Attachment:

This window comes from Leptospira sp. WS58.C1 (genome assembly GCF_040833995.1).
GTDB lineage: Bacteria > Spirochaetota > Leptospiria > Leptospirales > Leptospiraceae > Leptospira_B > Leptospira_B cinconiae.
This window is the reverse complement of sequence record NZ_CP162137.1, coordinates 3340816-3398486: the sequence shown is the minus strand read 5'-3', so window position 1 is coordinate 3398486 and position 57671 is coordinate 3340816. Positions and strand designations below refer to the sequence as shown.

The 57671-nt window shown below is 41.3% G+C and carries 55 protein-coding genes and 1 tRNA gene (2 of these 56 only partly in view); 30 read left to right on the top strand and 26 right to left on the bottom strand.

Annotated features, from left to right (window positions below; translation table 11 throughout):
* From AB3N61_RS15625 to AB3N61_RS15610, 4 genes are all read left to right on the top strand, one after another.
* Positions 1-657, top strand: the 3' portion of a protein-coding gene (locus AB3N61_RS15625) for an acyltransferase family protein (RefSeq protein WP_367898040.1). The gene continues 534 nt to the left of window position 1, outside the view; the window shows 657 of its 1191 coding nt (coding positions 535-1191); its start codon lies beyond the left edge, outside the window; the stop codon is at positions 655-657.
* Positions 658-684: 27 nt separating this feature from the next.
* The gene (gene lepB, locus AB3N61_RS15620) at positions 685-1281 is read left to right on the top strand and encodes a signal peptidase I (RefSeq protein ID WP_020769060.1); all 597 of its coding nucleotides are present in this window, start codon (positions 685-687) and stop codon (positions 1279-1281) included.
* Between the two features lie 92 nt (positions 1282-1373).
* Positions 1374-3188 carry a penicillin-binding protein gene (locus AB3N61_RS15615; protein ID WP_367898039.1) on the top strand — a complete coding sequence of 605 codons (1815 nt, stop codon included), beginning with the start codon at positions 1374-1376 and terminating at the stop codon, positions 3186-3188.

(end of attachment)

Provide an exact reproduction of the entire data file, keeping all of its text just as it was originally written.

This window comes from Leptospira sp. WS58.C1 (genome assembly GCF_040833995.1).
GTDB lineage: Bacteria > Spirochaetota > Leptospiria > Leptospirales > Leptospiraceae > Leptospira_B > Leptospira_B cinconiae.
This window is the reverse complement of sequence record NZ_CP162137.1, coordinates 3340816-3398486: the sequence shown is the minus strand read 5'-3', so window position 1 is coordinate 3398486 and position 57671 is coordinate 3340816. Positions and strand designations below refer to the sequence as shown.

The 57671-nt window shown below is 41.3% G+C and carries 55 protein-coding genes and 1 tRNA gene (2 of these 56 only partly in view); 30 read left to right on the top strand and 26 right to left on the bottom strand.

Annotated features, from left to right (window positions below; translation table 11 throughout):
* From AB3N61_RS15625 to AB3N61_RS15610, 4 genes are all read left to right on the top strand, one after another.
* Positions 1-657, top strand: the 3' portion of a protein-coding gene (locus AB3N61_RS15625) for an acyltransferase family protein (RefSeq protein WP_367898040.1). The gene continues 534 nt to the left of window position 1, outside the view; the window shows 657 of its 1191 coding nt (coding positions 535-1191); its start codon lies beyond the left edge, outside the window; the stop codon is at positions 655-657.
* Positions 658-684: 27 nt separating this feature from the next.
* The gene (gene lepB, locus AB3N61_RS15620) at positions 685-1281 is read left to right on the top strand and encodes a signal peptidase I (RefSeq protein ID WP_020769060.1); all 597 of its coding nucleotides are present in this window, start codon (positions 685-687) and stop codon (positions 1279-1281) included.
* Between the two features lie 92 nt (positions 1282-1373).
* Positions 1374-3188 carry a penicillin-binding protein gene (locus AB3N61_RS15615; protein ID WP_367898039.1) on the top strand — a complete coding sequence of 605 codons (1815 nt, stop codon included), beginning with the start codon at positions 1374-1376 and terminating at the stop codon, positions 3186-3188.